A corpus linguistic analysis of phraseology and collocation in the register of current European Union administrative French
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The French administrative language of the European Union is an emerging discourse: it is less than fifty years old, and has its origins in the French administrative register of the middle of the twentieth century. This thesis has two main objectives. The first is descriptive: using the flourishing methodology of corpus linguistics, and a specially compiled two-million word corpus of texts, it aims to describe the current discourse of EU French in terms of its phraseology and collocational patterning, in particular in relation to its French national counterpart. The description confirms the phraseological specificity of EU language but shows that not all of this can be ascribed to semantic or pragmatic factors. The second objective of this thesis is therefore explanatory: given the phraseological differences evident between the two discourses, and by means of a diachronic comparison, it asks how the EU discourse has developed in relation to the national discourse. A detailed analysis is provided of differences between the administrative language as a whole and other registers of French, and indeed of genre-based variation within the administrative register. Three main types of phraseological patterning are investigated: phraseology which is the creation of administrators themselves; phraseological elements which are part of the general language heritage adopted by the administrative register; and collocational patterning which, as a statistical notion, is the creation of the corpus. The thesis then seeks to identify the most significant influences on the discourse. The data indicates that, contrary to expectations, English, nowadays the most commonly-used official language of the EU institutions, has had relatively little influence. More importantly, the translation process itself has acted as a conservative influence on the EU discourse. This corresponds with linguistic findings about the nature of translated text.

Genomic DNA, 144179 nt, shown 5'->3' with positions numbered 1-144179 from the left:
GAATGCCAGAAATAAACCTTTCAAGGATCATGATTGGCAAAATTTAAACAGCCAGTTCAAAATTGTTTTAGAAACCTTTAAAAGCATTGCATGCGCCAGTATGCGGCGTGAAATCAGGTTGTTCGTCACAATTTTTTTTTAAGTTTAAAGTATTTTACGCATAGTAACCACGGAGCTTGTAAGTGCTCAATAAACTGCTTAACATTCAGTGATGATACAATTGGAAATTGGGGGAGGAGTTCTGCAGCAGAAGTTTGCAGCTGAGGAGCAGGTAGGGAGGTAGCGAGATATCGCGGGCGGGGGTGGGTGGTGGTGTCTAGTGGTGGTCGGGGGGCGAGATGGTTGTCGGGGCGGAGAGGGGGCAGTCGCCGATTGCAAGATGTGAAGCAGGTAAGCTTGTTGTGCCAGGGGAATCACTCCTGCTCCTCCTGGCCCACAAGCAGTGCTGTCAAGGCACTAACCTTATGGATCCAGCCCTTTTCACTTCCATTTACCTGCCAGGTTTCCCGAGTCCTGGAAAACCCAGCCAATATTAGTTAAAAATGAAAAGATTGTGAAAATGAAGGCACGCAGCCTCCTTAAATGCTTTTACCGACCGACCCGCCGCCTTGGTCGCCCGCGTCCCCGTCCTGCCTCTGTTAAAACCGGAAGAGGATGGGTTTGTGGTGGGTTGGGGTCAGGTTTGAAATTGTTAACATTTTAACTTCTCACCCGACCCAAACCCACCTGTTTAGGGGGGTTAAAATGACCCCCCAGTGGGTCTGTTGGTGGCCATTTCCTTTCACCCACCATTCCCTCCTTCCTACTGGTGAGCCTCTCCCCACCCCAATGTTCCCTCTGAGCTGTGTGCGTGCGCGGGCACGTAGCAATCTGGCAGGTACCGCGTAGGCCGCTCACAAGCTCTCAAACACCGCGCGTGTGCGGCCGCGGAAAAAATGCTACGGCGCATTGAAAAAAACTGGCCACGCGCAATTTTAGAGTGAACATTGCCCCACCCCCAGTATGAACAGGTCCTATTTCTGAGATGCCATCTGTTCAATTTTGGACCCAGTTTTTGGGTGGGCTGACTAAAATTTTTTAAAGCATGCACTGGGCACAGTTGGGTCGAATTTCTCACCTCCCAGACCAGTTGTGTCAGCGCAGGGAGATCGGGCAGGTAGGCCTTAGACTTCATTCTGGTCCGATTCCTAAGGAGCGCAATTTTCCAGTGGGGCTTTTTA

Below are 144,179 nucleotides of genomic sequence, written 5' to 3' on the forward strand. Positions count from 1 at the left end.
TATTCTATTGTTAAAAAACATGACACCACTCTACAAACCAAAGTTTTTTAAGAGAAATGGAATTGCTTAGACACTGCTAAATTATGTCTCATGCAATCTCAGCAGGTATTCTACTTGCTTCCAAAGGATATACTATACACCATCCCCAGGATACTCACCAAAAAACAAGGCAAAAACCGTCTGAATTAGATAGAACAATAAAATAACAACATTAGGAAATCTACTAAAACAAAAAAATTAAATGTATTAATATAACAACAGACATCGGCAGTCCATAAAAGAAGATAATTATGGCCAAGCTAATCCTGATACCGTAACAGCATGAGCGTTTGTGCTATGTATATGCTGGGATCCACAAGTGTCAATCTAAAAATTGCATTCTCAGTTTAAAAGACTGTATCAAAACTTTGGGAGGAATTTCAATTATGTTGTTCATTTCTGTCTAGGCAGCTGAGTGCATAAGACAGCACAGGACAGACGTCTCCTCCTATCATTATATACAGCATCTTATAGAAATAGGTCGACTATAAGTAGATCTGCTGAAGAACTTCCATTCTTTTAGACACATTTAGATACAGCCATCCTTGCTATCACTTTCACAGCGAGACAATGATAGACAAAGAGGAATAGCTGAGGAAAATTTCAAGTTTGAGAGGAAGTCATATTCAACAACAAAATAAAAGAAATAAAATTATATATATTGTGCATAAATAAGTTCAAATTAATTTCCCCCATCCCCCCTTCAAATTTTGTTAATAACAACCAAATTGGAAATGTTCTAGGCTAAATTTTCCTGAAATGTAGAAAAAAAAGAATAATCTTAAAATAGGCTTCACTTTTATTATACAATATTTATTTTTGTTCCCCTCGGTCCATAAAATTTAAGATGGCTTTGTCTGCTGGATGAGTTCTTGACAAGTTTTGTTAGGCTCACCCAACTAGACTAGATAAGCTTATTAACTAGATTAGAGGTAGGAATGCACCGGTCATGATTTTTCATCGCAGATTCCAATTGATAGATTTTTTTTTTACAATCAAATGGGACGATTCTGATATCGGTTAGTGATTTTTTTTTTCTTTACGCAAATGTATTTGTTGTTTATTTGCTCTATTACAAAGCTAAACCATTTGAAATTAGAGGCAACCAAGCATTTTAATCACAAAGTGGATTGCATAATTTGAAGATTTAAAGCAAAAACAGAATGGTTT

Thesis, PhD Doctor of Philosophy
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